noted that while the Timorese are trying to develop their colonial language,
Ireland attempts to revive an indigenous one. Given the vast differences
between the two, the comparison will not be laboured, but it does point out
that the tension between linguistic identity and the orderly operation of law
is not solely a Timorese problem.
Section 1 examines the role of language in constructing collective identity
1For recent examination of the problems that have blighted the process of transitional
accountability in UN peace operati ons, Chandra Lekha Sriram, Confronting Past
Human Rights Violations: Justice Vs. Peace in Times of Transition (1st ed) (London;
New York: Frank Cass, 2004) and Naomi Roht-Arriaza and Javier Marrizcuena, eds
Transitional Justice in the Twenty-First Century: Beyond Truth Versus Justice (1st ed)
(Cambridge, UK; New York: Cambridge University Press, 2006). In terms of rule of
law reconstructi on, Charles T. Call, ed, Constr ucting Justice and Security after War
(1st edition) (Washington , D.C: United Sta tes Institute of Peace, 2007) and Jane
Stromseth, David Wippman and Rose Brooks Can Might Make Right s? Building the
Rule of Law after Mili tary Interventions (1st ed) (New York: Cambridge Univ ersity
Press, 2007) are particularly good recent reviews of the problems that have confronted
UN Peace Operations.
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generally and its role in East Timorese identity particularly. Section 2 sets
up the rest of the paper by outlining the role of transitional justice in
creating a new collective liberal identity for post-conflict states generally
with particular reference to the Timorese context. It also outlines the
distinct role of hybrid courts in transitional justice and rule of law
reconstruction, with reference to the parlous state of the Timorese judiciary
after the Indonesian withdrawal. Section 3 goes on to examine how this
internationally-driven political identity creation project clashed with the
Government’s determination to recast identity in terms of language and its
impact on the development of judicial capacity. Section 4 examines the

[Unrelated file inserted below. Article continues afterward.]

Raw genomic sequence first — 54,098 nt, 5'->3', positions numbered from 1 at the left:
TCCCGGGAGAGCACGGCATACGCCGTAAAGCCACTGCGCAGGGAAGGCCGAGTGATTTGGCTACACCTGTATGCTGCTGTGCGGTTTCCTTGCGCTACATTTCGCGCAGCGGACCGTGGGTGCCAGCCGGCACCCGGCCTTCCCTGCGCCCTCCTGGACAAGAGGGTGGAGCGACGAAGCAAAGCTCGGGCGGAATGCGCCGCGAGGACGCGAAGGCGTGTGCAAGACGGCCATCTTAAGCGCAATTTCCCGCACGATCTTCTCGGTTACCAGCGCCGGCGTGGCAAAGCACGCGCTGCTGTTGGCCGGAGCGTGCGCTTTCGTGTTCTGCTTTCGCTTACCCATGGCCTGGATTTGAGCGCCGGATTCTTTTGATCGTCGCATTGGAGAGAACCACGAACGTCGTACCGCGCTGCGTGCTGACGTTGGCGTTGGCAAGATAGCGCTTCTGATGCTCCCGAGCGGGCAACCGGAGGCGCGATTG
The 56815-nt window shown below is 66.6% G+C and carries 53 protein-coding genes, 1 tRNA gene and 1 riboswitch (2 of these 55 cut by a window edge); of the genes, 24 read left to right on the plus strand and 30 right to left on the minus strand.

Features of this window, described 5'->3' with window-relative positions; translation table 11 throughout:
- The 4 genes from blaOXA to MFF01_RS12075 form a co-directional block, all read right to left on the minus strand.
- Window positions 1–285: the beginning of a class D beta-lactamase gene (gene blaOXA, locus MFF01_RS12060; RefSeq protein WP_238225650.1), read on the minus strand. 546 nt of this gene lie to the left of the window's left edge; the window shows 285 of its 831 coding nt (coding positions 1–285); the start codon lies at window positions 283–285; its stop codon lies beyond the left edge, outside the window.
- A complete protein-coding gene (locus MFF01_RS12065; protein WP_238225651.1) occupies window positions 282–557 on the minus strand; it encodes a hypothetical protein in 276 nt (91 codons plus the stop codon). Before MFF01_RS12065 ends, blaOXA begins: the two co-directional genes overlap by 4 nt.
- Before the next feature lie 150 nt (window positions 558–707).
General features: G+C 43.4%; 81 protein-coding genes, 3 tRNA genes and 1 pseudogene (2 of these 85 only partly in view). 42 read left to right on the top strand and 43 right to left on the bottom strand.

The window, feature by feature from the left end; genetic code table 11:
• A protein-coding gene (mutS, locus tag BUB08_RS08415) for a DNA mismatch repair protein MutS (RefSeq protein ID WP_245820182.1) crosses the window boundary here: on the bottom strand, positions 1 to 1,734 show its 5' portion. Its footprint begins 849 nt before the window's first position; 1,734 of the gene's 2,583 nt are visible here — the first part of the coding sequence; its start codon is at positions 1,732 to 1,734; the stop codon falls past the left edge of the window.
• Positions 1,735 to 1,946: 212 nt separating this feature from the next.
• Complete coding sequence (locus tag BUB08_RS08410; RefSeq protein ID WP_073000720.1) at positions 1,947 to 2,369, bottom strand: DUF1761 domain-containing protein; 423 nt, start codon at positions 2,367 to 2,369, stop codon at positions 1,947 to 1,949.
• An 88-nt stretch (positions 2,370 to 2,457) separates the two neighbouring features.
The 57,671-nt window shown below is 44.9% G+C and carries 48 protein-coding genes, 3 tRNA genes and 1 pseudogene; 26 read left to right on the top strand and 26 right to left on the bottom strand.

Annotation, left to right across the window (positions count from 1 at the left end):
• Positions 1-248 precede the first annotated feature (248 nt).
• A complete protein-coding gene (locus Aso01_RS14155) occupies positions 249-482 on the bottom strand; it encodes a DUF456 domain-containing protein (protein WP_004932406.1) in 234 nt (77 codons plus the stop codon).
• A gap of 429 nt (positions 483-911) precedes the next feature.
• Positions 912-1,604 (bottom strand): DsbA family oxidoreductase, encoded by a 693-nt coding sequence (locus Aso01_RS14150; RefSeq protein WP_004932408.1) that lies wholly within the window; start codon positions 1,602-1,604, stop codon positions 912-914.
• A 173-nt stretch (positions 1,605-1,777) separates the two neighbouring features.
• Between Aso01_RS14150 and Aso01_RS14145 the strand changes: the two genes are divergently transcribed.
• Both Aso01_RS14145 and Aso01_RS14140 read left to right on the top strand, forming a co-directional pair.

impact of a 2004 Language Directive on ordinary trials and on the training
and mentoring of Timorese judicial actors for entry into the ordinary
criminal justice system, before Section 5 concludes by suggesting what the
international community and Timorese Government might learn from these
experiences in future justice system reconstruction projects.
Language and Identity in East Timor
Language has always been one of the key differentiating factors in human
and political affairs, a matter as true in the Old Testament massacre of the
Ephraimites by the Gileadites (the former identified by the latter on account
of their pronunciation of the word “shibboleth”)2as it was in the Sudetenland
the 1930s3and in Ireland4and Northern Ireland5today. Because people
cannot change their language easily, it serves to signal belonging or differ -
ence in and between communities. As de Varennes puts it:
Because of the status of language as the principal link between
2Judges, Chapter 12
3Christopher M. Hutton, Lingui stics and the Third Reich: Mother-tong ue fascism,
race and the science of language (1st ed) (London: Routledge, 1999)
4David McKittrick, “Irish becomes the 23rd official language of the EU”, The
Independent(3 January 2007)
becomes-the-23rd-official-language-of-eu-430615.html, accessed on 4 June 2008:
“The Irish language has been giv en official status in Europe, taking its place as
the 23rd languag e of the European Union. The move y esterday received
curiously little attention in the Repub lic of Ireland, given that the language has
at times been regarded as a semi-mystical part of the national identity.”
5Stephen Dem pster, “War of words over funding for Ulster-Scots and Irish”, News
Letter (15 February 2006) h ttp://, accessed on 4 June 2008:
“THE DUP has said that plans to spend more on the promotion of Ulster-Scots
than the Irish language over the next three years, is a re-dressing of an imbalance
which has existed for some time. Sinn Fein, however, has said this spending plan
is exposing Culture Minister Edwin Poots to accusations of bias, particularly as
it co mes in the wake of his blockin g of the Irish Langu age Act … The Irish
language umbrella group Pobal has accused the DUP of using the language as ‘a
punchbag’. But DUP MLA and Assembly Culture, Arts and Leisure Committee
member, Nelson McCausland said this was a case of ‘evening things up’”.